Old enough and cheap enough. Will anyone buy it? You bet at the 100 euro starting line there will be plenty of jockeys in the race. That is until it passes 1000 euro and they fade like the ink on a cheap T-shirt in a hot wash.

A poster boy for the decimation the rug collecting world has undergone. Estimated at 4,000 6,000 euro, so.called Transylvanian Ghiordes rugs of this quality and age, lot 81, formerly sold for five to ten times this price. But even at the steep discount it probably will not find interest or a buyer.

Nice so what engsi. Doubt it will sell.

Another boring droll Turkmen weaving the passionate connoisseur should have never waved his paddle at. From the robert pinner sale, it would have been better left with pinner.

A late ugly LFT that we doubt will sell even at the dirt cheap estimate it carries.

Compare lot 22 (top above) estimated 40,000 60,000 with the champion of the group (below above).

There is little comparison but there is a great story about what happened in the aftermath when the champion sold at rippon-boswell for 145,000 DM plus fees. We are saving it for our promised autobiography, so stay tuned.

Compare this world champion, ex-RK collection eagle Kazak (top above), with the late, boring nothing of one in this connoisseurs sale, lot 8 (bottom above).

Happy paddle waving, suckers!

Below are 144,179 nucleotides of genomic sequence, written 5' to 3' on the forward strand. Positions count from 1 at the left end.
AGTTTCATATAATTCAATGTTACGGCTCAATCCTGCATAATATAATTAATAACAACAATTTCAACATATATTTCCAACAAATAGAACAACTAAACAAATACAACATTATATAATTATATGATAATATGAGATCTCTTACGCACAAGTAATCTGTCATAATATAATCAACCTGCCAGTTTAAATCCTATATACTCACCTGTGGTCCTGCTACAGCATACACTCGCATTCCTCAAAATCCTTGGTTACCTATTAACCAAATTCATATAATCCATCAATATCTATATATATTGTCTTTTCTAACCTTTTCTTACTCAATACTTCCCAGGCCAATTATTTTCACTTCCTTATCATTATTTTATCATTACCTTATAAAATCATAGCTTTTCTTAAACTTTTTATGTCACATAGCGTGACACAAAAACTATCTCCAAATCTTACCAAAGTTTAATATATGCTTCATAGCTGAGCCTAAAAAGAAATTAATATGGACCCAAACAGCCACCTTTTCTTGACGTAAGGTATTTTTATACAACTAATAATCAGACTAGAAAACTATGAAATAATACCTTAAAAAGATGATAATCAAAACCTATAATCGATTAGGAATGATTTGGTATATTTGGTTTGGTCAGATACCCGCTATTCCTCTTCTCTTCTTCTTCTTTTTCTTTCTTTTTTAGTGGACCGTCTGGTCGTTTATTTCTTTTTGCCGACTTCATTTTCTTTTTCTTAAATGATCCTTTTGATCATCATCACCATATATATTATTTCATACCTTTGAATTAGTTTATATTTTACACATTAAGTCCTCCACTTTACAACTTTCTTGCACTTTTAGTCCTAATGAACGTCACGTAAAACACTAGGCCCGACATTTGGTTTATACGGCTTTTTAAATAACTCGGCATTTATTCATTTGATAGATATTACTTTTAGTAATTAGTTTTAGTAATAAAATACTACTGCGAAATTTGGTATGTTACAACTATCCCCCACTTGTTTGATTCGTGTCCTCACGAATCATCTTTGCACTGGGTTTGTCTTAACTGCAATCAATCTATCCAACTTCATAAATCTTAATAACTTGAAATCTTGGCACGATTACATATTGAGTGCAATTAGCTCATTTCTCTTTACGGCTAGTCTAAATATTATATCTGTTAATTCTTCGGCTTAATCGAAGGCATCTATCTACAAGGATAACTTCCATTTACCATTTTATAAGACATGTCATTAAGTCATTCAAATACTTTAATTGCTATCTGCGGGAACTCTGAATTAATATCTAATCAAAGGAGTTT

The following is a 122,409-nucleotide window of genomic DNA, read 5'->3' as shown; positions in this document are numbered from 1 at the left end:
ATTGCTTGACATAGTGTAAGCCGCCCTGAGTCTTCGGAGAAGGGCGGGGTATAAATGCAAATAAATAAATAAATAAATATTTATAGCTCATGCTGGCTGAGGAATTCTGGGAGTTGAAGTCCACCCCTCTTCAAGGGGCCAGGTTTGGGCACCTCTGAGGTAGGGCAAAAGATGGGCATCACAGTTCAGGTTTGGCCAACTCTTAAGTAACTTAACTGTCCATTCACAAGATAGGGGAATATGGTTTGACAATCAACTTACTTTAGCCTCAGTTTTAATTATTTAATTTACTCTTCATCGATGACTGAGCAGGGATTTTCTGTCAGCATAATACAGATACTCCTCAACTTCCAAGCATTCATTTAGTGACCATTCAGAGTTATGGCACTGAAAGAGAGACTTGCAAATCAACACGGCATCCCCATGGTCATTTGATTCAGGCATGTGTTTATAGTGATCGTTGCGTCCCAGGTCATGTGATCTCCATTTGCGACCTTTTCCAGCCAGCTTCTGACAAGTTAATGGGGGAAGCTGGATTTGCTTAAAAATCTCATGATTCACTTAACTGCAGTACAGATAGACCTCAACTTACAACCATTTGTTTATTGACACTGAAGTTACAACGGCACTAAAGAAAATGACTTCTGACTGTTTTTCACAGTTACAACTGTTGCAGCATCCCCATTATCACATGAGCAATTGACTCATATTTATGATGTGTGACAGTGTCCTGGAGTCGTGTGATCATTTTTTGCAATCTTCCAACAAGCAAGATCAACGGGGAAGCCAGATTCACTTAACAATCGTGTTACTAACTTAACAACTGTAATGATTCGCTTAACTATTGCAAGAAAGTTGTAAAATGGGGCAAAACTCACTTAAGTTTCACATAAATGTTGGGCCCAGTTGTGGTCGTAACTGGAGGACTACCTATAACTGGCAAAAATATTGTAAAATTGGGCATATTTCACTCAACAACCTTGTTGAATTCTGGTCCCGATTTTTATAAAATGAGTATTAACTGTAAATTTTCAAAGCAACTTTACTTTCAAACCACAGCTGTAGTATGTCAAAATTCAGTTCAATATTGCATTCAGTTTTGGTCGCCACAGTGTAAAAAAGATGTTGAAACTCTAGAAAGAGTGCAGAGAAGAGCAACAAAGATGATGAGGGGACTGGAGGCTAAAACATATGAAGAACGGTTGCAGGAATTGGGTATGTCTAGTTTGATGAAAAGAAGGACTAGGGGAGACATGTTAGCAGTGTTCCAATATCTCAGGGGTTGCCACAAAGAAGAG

Author: RK
email: [email protected]
Sat, Nov 30th, 2019 01:47:41 PM

Well, sothebys results are in and as RK expected the passionate collector got a shellacking, losing his pants and shirt as well.

His much touted connoisseurship evaporated under the hammer like a drop of whiskey in a drunkards flagon.

And by the way we now know the identity of this unnamed rug buyer but we are not at liberty to release it. And, yes, it is a man, someone who has never been on the rug scene, unknown to just about everyone, preferring to buy unheralded and privately.

Supposedly he does not need the money and just got bored one day, as we have heard it, with carpet collecting.

Then, might RK ask, why bother to sell the collection, for as we see it better bored than broke.

Ah, well, all of us will never truly know the vicissitudes of the rich and how they view their assets and bank book.